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Cornerstone University

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What should every freshman at your school know before they start?

Choosing a college is a huge decision that should not be taken lightly. The best advice that I can offer in finding the right school is to visit, find a bench in the middle of campus, and have a seat for a while. As a safari guide would say, "Observe the unsuspecting students in their natural habitat." What kind of atmosphere does the campus have? Ask students and faculty first-hand what they think of the school. Admissions counselors will rarely talk about any of the school's negative aspects, but impromptu interviews will yield a better, comprehensive portrait of the college. The biggest question that parents and students need to ask after visiting is whether they can see that school as home. Students will be making a new life at college, and to make the most of their experience they should get involved in one new activity every year. From intramural sports and fraternities or sororities to academic organizations and activist groups, the most enriching college experience is one that gives students the opportunity to gain perspective from the people and activities around them without the stress of overcommitment.

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I would encourage parents and students to visit colleges they are interested in, and attend one in which the students seem to love the school they are going to and are having a great experience. Chances are, if the students seem to love their school, you will too. It is also important to take into consideration the degree in which you want to study, if the school has that program, and if it is well known and recognized. Religious affiliation was a big factor for me, but isn't a factor at all for some students. I wanted to go to a school that taught what I believed, but also presented me with other views I could learn about. I knew by going to that school that I would be supported and uplifted in my Christianity, and not persecuted. I could learn about my field of study through a Christian worldview. I would encourage parents and students to take religious affiliation into consideration. In order to make the most out of his/her college experience, I would encourage the student to always have a good attitude, and persevere in school academically, socially, and emotionally throughout his/her college years.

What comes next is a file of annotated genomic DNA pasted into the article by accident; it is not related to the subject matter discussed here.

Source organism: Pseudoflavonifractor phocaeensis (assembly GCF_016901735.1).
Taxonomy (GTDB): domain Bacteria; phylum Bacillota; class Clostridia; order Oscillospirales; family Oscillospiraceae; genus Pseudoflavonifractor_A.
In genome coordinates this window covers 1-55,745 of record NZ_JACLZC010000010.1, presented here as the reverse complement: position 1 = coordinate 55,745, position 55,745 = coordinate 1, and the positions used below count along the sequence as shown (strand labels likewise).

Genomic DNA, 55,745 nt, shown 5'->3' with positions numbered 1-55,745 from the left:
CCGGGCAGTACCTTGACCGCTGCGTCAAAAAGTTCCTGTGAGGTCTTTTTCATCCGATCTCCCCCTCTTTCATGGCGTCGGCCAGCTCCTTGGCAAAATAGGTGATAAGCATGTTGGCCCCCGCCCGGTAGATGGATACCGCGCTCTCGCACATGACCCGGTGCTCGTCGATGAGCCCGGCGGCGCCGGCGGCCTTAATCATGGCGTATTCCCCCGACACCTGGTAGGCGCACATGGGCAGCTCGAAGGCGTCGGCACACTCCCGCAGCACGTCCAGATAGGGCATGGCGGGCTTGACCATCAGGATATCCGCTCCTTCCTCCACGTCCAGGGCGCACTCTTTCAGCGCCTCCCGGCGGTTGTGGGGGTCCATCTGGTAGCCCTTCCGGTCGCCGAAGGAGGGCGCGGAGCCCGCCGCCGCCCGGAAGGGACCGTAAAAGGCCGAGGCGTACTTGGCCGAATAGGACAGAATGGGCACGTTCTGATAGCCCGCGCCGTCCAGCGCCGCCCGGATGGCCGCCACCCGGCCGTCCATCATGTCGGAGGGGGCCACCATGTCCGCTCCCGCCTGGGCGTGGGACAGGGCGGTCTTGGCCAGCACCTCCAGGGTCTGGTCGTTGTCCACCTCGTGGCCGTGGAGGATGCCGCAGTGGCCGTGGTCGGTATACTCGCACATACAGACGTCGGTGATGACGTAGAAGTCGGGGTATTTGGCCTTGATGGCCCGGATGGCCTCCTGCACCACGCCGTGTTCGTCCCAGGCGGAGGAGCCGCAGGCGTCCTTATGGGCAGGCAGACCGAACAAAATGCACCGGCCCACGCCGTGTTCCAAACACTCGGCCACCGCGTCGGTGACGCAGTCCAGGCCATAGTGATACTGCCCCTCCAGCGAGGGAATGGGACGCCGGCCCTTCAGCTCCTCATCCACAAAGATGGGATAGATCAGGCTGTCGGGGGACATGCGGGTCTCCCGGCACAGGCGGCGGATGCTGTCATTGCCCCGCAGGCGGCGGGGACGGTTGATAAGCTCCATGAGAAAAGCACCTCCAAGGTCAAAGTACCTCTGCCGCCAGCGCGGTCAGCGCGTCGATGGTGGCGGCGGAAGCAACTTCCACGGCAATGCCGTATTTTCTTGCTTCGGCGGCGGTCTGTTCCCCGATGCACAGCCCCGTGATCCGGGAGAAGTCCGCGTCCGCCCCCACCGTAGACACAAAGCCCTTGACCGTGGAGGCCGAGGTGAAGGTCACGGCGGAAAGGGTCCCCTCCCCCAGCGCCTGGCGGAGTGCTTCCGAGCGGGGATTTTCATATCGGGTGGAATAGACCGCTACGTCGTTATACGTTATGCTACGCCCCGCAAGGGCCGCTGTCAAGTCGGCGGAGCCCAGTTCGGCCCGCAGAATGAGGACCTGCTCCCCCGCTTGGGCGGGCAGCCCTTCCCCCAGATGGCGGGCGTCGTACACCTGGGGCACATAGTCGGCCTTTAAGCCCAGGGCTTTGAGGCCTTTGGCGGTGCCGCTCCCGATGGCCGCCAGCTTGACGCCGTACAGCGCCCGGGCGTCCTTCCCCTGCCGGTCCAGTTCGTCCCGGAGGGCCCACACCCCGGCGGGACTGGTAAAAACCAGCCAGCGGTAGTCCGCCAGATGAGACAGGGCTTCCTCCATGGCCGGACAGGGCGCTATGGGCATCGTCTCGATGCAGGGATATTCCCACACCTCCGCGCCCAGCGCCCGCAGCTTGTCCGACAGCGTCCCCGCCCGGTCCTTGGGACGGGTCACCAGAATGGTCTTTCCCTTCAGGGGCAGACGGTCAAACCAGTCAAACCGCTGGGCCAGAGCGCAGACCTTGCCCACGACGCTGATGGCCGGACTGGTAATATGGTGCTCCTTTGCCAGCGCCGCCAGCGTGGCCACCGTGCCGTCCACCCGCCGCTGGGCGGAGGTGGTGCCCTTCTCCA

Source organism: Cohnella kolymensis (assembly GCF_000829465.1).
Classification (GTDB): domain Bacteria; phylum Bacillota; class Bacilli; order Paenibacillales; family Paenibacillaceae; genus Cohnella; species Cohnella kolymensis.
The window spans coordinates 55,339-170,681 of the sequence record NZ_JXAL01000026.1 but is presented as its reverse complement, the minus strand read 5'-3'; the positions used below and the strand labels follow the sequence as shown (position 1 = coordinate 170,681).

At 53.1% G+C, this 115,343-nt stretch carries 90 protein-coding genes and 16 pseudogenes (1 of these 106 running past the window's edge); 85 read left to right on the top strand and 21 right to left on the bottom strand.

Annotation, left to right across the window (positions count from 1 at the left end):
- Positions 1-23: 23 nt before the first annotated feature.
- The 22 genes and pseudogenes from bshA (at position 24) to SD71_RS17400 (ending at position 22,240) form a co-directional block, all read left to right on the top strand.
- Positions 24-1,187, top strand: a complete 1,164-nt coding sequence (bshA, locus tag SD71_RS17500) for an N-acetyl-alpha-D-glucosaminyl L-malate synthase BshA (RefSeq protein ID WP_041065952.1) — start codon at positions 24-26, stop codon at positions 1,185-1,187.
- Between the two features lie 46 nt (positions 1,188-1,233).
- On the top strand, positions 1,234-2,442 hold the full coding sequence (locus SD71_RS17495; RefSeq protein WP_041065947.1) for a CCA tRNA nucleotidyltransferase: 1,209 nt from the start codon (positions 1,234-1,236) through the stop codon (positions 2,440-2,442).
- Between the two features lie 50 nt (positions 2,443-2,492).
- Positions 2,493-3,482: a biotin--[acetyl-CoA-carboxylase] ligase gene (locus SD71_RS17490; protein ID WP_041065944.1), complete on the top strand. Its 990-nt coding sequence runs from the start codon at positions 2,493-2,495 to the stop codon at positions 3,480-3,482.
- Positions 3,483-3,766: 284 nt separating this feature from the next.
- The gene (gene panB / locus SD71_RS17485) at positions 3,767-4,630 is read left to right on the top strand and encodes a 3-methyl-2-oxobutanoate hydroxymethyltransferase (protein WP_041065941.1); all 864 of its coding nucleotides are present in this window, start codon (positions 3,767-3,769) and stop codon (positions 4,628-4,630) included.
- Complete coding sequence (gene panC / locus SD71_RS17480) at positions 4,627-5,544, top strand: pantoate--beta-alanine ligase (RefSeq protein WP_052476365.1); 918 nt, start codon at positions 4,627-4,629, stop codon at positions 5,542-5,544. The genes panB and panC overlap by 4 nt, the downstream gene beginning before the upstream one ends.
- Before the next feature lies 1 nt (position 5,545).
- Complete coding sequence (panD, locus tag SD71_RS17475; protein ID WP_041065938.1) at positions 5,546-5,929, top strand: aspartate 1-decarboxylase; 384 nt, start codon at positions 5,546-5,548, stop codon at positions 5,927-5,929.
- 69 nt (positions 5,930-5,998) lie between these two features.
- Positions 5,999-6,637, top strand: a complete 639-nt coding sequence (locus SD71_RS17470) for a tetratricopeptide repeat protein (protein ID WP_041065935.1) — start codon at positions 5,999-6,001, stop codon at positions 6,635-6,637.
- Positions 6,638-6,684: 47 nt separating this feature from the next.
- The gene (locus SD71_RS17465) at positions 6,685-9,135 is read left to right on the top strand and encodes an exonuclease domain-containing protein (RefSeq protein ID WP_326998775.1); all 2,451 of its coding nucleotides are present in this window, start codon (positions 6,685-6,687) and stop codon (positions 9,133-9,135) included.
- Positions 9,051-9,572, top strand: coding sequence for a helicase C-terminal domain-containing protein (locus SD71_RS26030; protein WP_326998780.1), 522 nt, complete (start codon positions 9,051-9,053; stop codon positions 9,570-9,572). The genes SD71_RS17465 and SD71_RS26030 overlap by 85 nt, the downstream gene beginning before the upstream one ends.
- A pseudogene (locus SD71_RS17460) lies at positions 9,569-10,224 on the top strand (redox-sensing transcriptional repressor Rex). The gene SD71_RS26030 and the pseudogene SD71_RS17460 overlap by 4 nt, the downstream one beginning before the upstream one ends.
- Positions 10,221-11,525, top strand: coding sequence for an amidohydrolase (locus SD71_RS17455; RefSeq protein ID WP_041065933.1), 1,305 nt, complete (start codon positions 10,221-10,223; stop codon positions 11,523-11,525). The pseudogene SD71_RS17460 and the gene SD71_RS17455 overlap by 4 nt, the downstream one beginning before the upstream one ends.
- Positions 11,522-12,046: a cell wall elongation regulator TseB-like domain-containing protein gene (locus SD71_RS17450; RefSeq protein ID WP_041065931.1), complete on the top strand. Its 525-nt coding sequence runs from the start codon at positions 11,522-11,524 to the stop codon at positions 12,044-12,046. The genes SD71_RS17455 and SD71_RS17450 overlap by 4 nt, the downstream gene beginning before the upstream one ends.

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Nothing. Well atleast if I'd want to save my breath, I'd save my time for something more worthwhile. If I felt like babbling on about how ACT scores will make or break you, how you should start saving your pennies since you learned to count, and that on the contrary to what most highschoolers wish to believe; being a hardriven student really does pay off throughout college. You see, all of this is extremely valuable information and if taken seriously could lighten the college struggles. But as a senior in highschool I was hardheaded in the sense that I thought I already knew everything there was to know, and my favorite answer when it came to my future was, "Oh, I'll figure something out." I was convinced that I was on top of the world. But low and behold, life came around and I realized I wasn't. With a new profound sense of maturity that one can only accommodate through complete independence, I saw how utterly unprepared and stubborn I was. I received plenty of advice from parents, teachers, and counselors; but getting past myself and taking what they said to heart was the real challenge.